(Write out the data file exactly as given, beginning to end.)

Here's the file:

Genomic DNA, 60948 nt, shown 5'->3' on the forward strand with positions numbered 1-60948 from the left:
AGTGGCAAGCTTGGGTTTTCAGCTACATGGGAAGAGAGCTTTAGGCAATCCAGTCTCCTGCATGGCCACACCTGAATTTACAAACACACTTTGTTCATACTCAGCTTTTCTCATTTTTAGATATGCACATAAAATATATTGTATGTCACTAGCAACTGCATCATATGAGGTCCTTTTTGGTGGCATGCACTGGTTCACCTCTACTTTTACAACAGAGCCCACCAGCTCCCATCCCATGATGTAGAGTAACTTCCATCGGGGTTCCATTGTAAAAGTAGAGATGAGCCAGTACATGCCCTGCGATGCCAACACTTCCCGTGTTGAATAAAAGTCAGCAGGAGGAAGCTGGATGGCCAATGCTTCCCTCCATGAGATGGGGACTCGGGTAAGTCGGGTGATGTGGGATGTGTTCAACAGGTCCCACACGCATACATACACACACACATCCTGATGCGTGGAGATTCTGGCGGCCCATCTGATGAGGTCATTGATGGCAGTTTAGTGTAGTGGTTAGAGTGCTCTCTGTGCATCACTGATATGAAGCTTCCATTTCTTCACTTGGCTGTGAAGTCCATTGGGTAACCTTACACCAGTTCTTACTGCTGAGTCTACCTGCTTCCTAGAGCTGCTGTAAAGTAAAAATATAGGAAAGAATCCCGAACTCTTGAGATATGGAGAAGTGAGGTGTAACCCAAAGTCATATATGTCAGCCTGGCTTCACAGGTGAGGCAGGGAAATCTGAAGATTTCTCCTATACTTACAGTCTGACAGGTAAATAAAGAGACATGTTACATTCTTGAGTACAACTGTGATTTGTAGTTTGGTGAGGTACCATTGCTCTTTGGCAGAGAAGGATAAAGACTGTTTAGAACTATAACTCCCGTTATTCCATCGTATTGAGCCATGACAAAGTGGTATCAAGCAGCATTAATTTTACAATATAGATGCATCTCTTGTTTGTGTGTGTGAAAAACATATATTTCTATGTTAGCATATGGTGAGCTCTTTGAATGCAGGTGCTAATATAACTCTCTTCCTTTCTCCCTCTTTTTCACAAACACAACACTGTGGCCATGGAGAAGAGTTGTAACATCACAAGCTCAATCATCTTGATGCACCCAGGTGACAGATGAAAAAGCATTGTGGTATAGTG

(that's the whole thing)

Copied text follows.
Genomic DNA, 60948 nt, shown 5'->3' on the forward strand with positions numbered 1-60948 from the left:
AGTGGCAAGCTTGGGTTTTCAGCTACATGGGAAGAGAGCTTTAGGCAATCCAGTCTCCTGCATGGCCACACCTGAATTTACAAACACACTTTGTTCATACTCAGCTTTTCTCATTTTTAGATATGCACATAAAATATATTGTATGTCACTAGCAACTGCATCATATGAGGTCCTTTTTGGTGGCATGCACTGGTTCACCTCTACTTTTACAACAGAGCCCACCAGCTCCCATCCCATGATGTAGAGTAACTTCCATCGGGGTTCCATTGTAAAAGTAGAGATGAGCCAGTACATGCCCTGCGATGCCAACACTTCCCGTGTTGAATAAAAGTCAGCAGGAGGAAGCTGGATGGCCAATGCTTCCCTCCATGAGATGGGGACTCGGGTAAGTCGGGTGATGTGGGATGTGTTCAACAGGTCCCACACGCATACATACACACACACATCCTGATGCGTGGAGATTCTGGCGGCCCATCTGATGAGGTCATTGATGGCAGTTTAGTGTAGTGGTTAGAGTGCTCTCTGTGCATCACTGATATGAAGCTTCCATTTCTTCACTTGGCTGTGAAGTCCATTGGGTAACCTTACACCAGTTCTTACTGCTGAGTCTACCTGCTTCCTAGAGCTGCTGTAAAGTAAAAATATAGGAAAGAATCCCGAACTCTTGAGATATGGAGAAGTGAGGTGTAACCCAAAGTCATATATGTCAGCCTGGCTTCACAGGTGAGGCAGGGAAATCTGAAGATTTCTCCTATACTTACAGTCTGACAGGTAAATAAAGAGACATGTTACATTCTTGAGTACAACTGTGATTTGTAGTTTGGTGAGGTACCATTGCTCTTTGGCAGAGAAGGATAAAGACTGTTTAGAACTATAACTCCCGTTATTCCATCGTATTGAGCCATGACAAAGTGGTATCAAGCAGCATTAATTTTACAATATAGATGCATCTCTTGTTTGTGTGTGTGAAAAACATATATTTCTATGTTAGCATATGGTGAGCTCTTTGAATGCAGGTGCTAATATAACTCTCTTCCTTTCTCCCTCTTTTTCACAAACACAACACTGTGGCCATGGAGAAGAGTTGTAACATCACAAGCTCAATCATCTTGATGCACCCAGGTGACAGATGAAAAAGCATTGTGGTATAGTG